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THE SPECIAL ELECTION

O.C. Voters Reject B, C, D and E

The measures, all on allocating public safety funds, failed. Firefighters sought a slice in one initiative; supervisors countered.

November 09, 2005|Jean O. Pasco and David Reyes | Times Staff Writers

Orange County voters clobbered four countywide measures Tuesday on how to allocate sales tax revenue for public safety.

But those in Newport Beach and Costa Mesa approved a school bond issue for the Newport-Mesa Unified School District, with just barely the 55% needed to pass.

At issue for countywide voters were four measures that would instruct county supervisors how to spend the annual proceeds of a 1993 sales tax for public safety. The county now spends its share of the tax money on law enforcement.

Orange County firefighters wanted part of the money spent for fire protection, and they collected enough signatures to get the issue on the ballot as Measure D.

It would have diverted $7 million next year and grown to $43 million by 2016.

Supervisors quickly declared their opposition to the measure, saying it would force them to cut other county programs.

And they came up with three alternatives: Measure B to support the status quo with money going to the budget of the sheriff and district attorney; Measure C to give $10 million a year to homeland security needs; and Measure E to free up 5% of the tax for the probation department.

By election day, supervisors had distanced themselves from all four measures. The Orange County Republican Party opposed Measure D and urged voters in phone calls before the election to reject all of them. County Democrats stayed neutral.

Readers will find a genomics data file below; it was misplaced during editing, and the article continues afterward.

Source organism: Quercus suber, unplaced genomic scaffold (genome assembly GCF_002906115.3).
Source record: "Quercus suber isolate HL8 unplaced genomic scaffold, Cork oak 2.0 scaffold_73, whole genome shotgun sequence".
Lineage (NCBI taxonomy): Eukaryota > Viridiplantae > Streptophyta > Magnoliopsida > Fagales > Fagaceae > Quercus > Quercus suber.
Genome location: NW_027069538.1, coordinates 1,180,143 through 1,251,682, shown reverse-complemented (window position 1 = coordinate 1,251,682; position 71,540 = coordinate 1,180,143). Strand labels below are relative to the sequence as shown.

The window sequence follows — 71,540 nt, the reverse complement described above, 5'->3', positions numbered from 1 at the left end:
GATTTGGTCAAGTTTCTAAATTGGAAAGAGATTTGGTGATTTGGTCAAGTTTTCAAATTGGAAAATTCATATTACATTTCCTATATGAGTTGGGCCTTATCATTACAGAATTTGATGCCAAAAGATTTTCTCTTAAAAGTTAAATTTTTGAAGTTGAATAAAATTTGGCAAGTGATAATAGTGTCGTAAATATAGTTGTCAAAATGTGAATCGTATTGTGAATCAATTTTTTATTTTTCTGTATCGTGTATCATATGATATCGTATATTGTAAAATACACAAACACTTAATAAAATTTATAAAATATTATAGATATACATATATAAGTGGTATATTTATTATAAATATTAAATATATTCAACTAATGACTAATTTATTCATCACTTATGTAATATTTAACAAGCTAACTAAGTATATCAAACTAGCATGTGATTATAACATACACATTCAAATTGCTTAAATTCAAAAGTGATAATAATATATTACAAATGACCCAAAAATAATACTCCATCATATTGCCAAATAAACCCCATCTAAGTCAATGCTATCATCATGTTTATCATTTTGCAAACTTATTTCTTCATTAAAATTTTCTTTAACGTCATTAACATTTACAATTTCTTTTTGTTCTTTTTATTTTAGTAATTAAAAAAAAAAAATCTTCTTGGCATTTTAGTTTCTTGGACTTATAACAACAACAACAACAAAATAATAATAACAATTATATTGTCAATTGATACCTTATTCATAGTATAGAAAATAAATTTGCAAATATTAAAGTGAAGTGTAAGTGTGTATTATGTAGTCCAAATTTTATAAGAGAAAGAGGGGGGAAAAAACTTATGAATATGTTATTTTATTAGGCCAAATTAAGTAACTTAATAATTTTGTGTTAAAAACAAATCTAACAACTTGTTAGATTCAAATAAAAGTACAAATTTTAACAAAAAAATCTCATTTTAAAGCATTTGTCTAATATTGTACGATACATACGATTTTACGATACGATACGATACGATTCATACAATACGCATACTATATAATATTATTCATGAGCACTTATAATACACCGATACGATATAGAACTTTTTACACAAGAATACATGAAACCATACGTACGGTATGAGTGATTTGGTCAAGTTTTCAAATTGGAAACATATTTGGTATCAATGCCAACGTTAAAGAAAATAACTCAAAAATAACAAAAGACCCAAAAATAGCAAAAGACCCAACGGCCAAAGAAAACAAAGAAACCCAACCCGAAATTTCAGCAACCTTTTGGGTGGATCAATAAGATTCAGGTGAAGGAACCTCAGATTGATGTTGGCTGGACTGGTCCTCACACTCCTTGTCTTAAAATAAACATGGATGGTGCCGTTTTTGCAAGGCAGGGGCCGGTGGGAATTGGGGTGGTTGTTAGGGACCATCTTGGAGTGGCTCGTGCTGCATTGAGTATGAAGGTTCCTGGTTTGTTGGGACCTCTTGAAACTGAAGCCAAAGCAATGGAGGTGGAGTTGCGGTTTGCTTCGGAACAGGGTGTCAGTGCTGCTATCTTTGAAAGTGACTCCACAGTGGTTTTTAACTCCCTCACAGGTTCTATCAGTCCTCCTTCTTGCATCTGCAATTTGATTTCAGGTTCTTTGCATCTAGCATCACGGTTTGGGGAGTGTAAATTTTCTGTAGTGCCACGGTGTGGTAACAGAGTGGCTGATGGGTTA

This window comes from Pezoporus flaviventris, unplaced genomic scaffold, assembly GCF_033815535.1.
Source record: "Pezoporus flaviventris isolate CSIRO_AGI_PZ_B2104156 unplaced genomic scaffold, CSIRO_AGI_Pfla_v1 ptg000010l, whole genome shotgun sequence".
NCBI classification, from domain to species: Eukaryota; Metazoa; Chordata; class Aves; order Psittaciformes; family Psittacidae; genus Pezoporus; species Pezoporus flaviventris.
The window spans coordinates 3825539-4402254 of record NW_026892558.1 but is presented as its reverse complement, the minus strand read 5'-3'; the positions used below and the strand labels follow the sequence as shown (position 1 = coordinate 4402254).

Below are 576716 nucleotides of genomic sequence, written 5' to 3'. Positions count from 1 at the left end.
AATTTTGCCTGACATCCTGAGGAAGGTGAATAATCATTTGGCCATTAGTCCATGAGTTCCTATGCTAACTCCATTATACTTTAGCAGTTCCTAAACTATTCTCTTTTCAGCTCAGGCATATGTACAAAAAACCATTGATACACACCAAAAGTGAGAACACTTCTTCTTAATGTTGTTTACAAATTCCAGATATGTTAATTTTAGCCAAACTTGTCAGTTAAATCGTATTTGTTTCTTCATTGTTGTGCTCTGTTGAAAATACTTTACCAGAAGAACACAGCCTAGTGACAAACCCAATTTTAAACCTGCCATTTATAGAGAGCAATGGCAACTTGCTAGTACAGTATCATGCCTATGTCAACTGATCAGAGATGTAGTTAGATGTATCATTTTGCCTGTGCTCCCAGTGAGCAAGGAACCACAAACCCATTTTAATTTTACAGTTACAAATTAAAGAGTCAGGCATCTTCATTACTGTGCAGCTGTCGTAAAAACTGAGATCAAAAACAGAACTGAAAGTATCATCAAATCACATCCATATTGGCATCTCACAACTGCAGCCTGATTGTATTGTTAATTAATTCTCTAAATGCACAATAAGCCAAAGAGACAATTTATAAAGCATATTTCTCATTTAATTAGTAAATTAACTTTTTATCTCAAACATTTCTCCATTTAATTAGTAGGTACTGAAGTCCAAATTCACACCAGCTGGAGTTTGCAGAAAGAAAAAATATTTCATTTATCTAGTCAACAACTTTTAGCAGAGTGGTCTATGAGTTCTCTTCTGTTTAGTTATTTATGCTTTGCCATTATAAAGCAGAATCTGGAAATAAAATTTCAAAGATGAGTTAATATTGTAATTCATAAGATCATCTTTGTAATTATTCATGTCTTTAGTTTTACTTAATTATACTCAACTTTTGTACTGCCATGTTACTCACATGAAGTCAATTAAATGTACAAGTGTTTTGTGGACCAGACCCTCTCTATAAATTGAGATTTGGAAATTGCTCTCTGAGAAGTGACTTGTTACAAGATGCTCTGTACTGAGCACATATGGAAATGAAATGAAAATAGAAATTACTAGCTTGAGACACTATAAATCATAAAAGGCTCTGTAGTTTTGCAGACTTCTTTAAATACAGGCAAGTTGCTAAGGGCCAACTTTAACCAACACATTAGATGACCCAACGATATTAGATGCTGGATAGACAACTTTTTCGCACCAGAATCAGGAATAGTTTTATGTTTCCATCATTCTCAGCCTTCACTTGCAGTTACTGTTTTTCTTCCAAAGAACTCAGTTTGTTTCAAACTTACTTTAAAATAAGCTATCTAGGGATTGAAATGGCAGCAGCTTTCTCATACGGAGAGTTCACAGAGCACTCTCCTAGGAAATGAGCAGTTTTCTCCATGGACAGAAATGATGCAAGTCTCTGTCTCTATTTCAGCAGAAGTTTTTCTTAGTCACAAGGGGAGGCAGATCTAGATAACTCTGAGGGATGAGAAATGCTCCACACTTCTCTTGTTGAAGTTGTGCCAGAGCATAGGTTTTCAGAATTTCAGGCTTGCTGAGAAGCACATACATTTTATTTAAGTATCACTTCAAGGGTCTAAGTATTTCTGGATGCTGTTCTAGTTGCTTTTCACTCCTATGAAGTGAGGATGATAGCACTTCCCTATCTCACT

The contention that cutting from the sheriff and district attorney budgets would harm other programs "was a compelling argument to us," county GOP Chairman Scott Baugh said Tuesday night from election headquarters in Orange. "Apparently, that also was a compelling argument for the voters of Orange County."

Orange County firefighters said they could not rally back from early absentee balloting that ran 2 to 1 against Measure D.

"Toward the end of the campaign we knew it was going to lose," said Dan Young, vice president of the Orange County Professional Firefighters Assn. "This was about public safety but our measure got sandwiched between several others and the opposition politicized the issues."

There were only a couple of other local issues on the ballot.

The school bond measure to raise $282 million for the Newport-Mesa Unified School District in Newport Beach and Costa Mesa passed with 55.3%, according to final, unofficials results released just before midnight. The money would be spent on rebuilding projects at several campuses.

Several thousand provisional and absentee ballots countywide remain to be counted.

In San Clemente, voters had six candidates from which to choose to fill the seat held by Councilwoman Stephanie Dorey, who stepped down in July for medical reasons. Businessman Steve Knoblock won. He will serve out the term, which ends in November 2008.

In La Habra, voters rejected a measure that would lower utility taxes in the city but also make those taxes permanent. The existing tax is 4.5% on electricity but 6% for all other utilities; the measure would have dropped the higher rate to 4.5% effective July 1.

City officials argued that they need approval of Measure G to continue collecting about $5 million a year in tax revenue, or 15% of the city's general fund. The taxes are now set to expire in December 2007.

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